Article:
The CEO of Binance says the exchange had no choice but to delist FTX leveraged tokens because users didn’t understand how to trade them and failed to read the warning notices.

In a tweet thread Saturday, Changpeng “CZ” Zhao said too many users had suffered significant devaluations and the exchange had decided to remove all FTX leveraged tokens in order to safeguard users, just over two months after first listing the tokens.

“The main reason for delisting is we find many users don’t understand them. Even with pop-ups warning users each time, people still don’t read it,” Zhao said. “Given they are some of the most actively traded token, it is bad for business to delist them. Not an easy choice. But … Protecting users comes first.”

FTX is a crypto derivatives exchange that operates out of Antigua and Barbuda. It first introduced its leveraged tokens soon after launching in May 2019.

Based on Ethereum’s ERC-20 standard, each token tracks an underlying position, either bullish or bearish, in a perpetual contract at 3x leverage. They are designed to be easily tradeable and can be purchased like a token on the spot market. They protect against liquidations by adjusting to price moves automatically.

See also: Binance-Backed FTX Exchange Seeks Billion-Dollar Valuation in Equity Token Sale

Although useful during sustained price trends, they can quickly devalue in some types of high market volatility. “A common misconception is that leveraged tokens have exposure to volatility, or gamma,” reads FTX’s token description. “Leveraged tokens do well if markets move up a lot and then up a lot more, and poorly if markets move up a lot and then back down a lot, both of which are high volatility.”

Because positions didn’t liquidate, some Binance users continued to hold their leveraged tokens even as volatility shot up following the market sell-off earlier this month, which led to sustained devaluations.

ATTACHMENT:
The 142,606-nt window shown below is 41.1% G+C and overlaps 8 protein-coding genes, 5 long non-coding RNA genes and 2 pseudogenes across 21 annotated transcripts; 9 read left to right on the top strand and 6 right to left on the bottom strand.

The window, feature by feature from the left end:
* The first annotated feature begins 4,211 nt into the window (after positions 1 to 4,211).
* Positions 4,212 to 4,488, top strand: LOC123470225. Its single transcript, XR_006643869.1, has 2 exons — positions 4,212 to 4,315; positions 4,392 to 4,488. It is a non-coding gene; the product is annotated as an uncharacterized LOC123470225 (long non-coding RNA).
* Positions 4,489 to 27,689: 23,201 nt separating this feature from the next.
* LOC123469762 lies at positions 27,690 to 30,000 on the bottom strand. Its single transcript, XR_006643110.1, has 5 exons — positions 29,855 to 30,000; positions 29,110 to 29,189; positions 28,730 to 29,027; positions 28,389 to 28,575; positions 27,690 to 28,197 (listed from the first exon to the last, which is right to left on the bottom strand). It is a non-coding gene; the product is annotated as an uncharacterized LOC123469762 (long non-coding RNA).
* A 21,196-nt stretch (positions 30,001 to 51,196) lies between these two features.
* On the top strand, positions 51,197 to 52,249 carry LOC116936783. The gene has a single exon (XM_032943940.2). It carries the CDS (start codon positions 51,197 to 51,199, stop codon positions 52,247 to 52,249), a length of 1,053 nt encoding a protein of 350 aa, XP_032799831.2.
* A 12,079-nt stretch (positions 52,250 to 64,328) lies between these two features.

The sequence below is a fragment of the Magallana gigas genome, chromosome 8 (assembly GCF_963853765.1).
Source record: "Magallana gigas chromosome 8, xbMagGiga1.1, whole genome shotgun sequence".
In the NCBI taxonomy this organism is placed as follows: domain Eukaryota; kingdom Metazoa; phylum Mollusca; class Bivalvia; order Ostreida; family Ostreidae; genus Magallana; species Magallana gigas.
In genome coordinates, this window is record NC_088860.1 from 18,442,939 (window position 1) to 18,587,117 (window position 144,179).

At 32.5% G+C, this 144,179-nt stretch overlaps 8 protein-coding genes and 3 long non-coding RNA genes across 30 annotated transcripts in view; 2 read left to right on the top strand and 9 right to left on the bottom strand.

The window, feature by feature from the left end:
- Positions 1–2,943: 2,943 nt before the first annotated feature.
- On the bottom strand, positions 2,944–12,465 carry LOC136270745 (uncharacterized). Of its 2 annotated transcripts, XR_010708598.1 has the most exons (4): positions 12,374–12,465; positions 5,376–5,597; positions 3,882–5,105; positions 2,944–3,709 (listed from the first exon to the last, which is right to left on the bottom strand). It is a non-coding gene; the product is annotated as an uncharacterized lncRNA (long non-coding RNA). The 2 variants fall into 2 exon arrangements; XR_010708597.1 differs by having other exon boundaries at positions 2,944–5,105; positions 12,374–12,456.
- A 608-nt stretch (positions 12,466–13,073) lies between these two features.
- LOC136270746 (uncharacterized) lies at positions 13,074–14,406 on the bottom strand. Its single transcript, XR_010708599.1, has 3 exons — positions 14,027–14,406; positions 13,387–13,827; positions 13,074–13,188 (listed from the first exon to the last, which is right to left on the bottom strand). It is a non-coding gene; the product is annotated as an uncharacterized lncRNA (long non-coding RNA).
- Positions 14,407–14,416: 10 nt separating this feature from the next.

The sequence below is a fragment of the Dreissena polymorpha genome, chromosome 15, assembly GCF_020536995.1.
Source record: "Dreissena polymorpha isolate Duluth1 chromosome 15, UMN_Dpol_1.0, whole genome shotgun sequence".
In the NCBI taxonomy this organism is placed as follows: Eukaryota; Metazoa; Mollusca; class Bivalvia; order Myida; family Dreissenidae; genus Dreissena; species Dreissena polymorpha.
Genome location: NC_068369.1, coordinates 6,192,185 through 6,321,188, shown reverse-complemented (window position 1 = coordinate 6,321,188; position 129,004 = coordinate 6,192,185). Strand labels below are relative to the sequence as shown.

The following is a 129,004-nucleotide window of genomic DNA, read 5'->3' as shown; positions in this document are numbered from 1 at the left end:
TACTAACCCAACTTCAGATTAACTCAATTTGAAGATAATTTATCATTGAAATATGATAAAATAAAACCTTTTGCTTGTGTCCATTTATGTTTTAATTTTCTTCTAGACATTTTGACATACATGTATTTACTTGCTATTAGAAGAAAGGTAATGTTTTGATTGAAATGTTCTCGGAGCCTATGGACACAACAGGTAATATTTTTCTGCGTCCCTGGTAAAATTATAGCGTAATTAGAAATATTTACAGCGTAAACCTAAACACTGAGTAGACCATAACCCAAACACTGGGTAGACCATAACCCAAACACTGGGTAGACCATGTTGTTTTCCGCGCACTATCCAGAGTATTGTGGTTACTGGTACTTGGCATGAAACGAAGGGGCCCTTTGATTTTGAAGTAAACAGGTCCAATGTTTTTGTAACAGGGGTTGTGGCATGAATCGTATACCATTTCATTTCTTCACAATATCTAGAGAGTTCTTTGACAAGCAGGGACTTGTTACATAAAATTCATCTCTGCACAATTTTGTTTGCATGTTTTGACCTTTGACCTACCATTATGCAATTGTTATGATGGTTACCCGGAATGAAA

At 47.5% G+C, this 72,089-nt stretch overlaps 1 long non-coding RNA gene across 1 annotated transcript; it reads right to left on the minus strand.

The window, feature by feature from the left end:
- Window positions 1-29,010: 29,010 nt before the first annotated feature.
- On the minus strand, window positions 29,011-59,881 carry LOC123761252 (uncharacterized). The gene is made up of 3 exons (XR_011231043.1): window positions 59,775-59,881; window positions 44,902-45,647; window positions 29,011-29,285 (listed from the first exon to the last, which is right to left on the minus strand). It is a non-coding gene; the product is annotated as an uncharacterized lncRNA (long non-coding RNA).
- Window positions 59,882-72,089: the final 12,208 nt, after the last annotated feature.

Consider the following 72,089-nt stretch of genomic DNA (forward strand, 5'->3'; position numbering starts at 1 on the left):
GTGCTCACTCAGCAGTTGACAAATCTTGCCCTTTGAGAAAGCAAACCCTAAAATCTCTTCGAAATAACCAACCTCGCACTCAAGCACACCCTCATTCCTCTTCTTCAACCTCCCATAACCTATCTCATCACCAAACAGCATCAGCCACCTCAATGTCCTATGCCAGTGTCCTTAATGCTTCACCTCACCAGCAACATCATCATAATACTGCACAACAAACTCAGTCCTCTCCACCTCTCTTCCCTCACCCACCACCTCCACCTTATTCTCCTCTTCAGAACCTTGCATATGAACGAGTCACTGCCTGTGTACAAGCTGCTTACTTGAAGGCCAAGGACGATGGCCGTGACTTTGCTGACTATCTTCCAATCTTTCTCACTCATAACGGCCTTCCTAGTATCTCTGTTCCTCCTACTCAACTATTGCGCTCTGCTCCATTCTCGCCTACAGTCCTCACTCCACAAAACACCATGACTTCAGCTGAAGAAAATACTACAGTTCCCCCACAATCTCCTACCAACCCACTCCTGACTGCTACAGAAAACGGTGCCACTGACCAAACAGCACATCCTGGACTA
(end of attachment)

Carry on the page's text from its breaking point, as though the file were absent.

“While these tokens rarely cause you to be liquidated, they will devalue over time as markets fluctuate up and down. They are not meant for long-term holding. If you have an unrealized loss, holding for a come back is unlikely to work,” Zhao said.

Binance first listed FTX’s bitcoin and ether leveraged tokens in January. It came just over a month after the exchange acquired a minority stake in FTX exchange; a strategic move to leverage FTX’s expertise in building out its product offering.

In response to the decision, FTX said in an update: “Leveraged Tokens are complicated products, and Binance doesn’t want to manage the user education and customer support for them.”

An FTX spokesperson told CoinDesk the company hadn’t had any user education issues with leveraged tokens. “We have plenty of documentation and are always willing to work with users to understand the products.” CEO Sam Bankman-Fried said on Telegram that FTX had added tether (USDT) trading pairs “so you can deposit/trade [leveraged tokens] on FTX same as on Binance.”

See also: FTX Exchange CEO Invests in Rival Trading Platform

A Binance spokesperson said the exchange had no plans to re-list leveraged tokens anytime soon.

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